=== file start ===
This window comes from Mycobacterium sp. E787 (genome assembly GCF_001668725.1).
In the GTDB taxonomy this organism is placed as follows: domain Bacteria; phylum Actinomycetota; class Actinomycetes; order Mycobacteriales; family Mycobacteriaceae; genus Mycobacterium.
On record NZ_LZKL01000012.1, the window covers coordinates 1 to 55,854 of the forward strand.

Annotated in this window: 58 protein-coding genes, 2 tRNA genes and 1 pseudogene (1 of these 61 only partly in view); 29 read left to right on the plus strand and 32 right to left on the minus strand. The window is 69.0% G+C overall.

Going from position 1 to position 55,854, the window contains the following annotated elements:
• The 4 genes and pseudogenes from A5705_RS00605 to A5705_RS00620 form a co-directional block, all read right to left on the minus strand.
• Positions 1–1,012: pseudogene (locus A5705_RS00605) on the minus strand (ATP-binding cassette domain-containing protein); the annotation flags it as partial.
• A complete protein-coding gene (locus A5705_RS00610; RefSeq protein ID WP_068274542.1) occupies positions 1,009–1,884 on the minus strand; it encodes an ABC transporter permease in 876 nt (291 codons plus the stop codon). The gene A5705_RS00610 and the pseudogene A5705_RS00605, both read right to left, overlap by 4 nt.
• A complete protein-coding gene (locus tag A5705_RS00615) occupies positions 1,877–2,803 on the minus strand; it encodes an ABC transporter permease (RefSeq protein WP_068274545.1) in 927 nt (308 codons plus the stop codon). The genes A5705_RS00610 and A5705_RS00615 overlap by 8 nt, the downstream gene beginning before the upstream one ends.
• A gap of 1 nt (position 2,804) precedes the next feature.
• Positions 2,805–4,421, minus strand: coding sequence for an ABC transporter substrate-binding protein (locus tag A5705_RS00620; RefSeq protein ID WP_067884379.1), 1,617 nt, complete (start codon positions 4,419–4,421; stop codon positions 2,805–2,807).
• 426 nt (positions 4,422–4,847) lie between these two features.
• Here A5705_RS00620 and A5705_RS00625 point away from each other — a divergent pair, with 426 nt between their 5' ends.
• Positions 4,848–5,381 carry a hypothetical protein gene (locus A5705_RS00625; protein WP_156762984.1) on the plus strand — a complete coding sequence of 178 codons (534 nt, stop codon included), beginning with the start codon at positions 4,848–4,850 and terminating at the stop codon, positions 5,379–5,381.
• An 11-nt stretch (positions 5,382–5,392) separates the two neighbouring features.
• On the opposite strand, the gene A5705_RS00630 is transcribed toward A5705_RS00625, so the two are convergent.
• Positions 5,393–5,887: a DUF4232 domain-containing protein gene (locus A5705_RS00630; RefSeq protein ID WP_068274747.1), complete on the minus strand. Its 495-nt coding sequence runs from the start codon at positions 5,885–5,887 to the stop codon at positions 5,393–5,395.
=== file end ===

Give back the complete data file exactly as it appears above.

This window comes from Mycobacterium sp. E787 (genome assembly GCF_001668725.1).
In the GTDB taxonomy this organism is placed as follows: domain Bacteria; phylum Actinomycetota; class Actinomycetes; order Mycobacteriales; family Mycobacteriaceae; genus Mycobacterium.
On record NZ_LZKL01000012.1, the window covers coordinates 1 to 55,854 of the forward strand.

Annotated in this window: 58 protein-coding genes, 2 tRNA genes and 1 pseudogene (1 of these 61 only partly in view); 29 read left to right on the plus strand and 32 right to left on the minus strand. The window is 69.0% G+C overall.

Going from position 1 to position 55,854, the window contains the following annotated elements:
• The 4 genes and pseudogenes from A5705_RS00605 to A5705_RS00620 form a co-directional block, all read right to left on the minus strand.
• Positions 1–1,012: pseudogene (locus A5705_RS00605) on the minus strand (ATP-binding cassette domain-containing protein); the annotation flags it as partial.
• A complete protein-coding gene (locus A5705_RS00610; RefSeq protein ID WP_068274542.1) occupies positions 1,009–1,884 on the minus strand; it encodes an ABC transporter permease in 876 nt (291 codons plus the stop codon). The gene A5705_RS00610 and the pseudogene A5705_RS00605, both read right to left, overlap by 4 nt.
• A complete protein-coding gene (locus tag A5705_RS00615) occupies positions 1,877–2,803 on the minus strand; it encodes an ABC transporter permease (RefSeq protein WP_068274545.1) in 927 nt (308 codons plus the stop codon). The genes A5705_RS00610 and A5705_RS00615 overlap by 8 nt, the downstream gene beginning before the upstream one ends.
• A gap of 1 nt (position 2,804) precedes the next feature.
• Positions 2,805–4,421, minus strand: coding sequence for an ABC transporter substrate-binding protein (locus tag A5705_RS00620; RefSeq protein ID WP_067884379.1), 1,617 nt, complete (start codon positions 4,419–4,421; stop codon positions 2,805–2,807).
• 426 nt (positions 4,422–4,847) lie between these two features.
• Here A5705_RS00620 and A5705_RS00625 point away from each other — a divergent pair, with 426 nt between their 5' ends.
• Positions 4,848–5,381 carry a hypothetical protein gene (locus A5705_RS00625; protein WP_156762984.1) on the plus strand — a complete coding sequence of 178 codons (534 nt, stop codon included), beginning with the start codon at positions 4,848–4,850 and terminating at the stop codon, positions 5,379–5,381.
• An 11-nt stretch (positions 5,382–5,392) separates the two neighbouring features.
• On the opposite strand, the gene A5705_RS00630 is transcribed toward A5705_RS00625, so the two are convergent.
• Positions 5,393–5,887: a DUF4232 domain-containing protein gene (locus A5705_RS00630; RefSeq protein ID WP_068274747.1), complete on the minus strand. Its 495-nt coding sequence runs from the start codon at positions 5,885–5,887 to the stop codon at positions 5,393–5,395.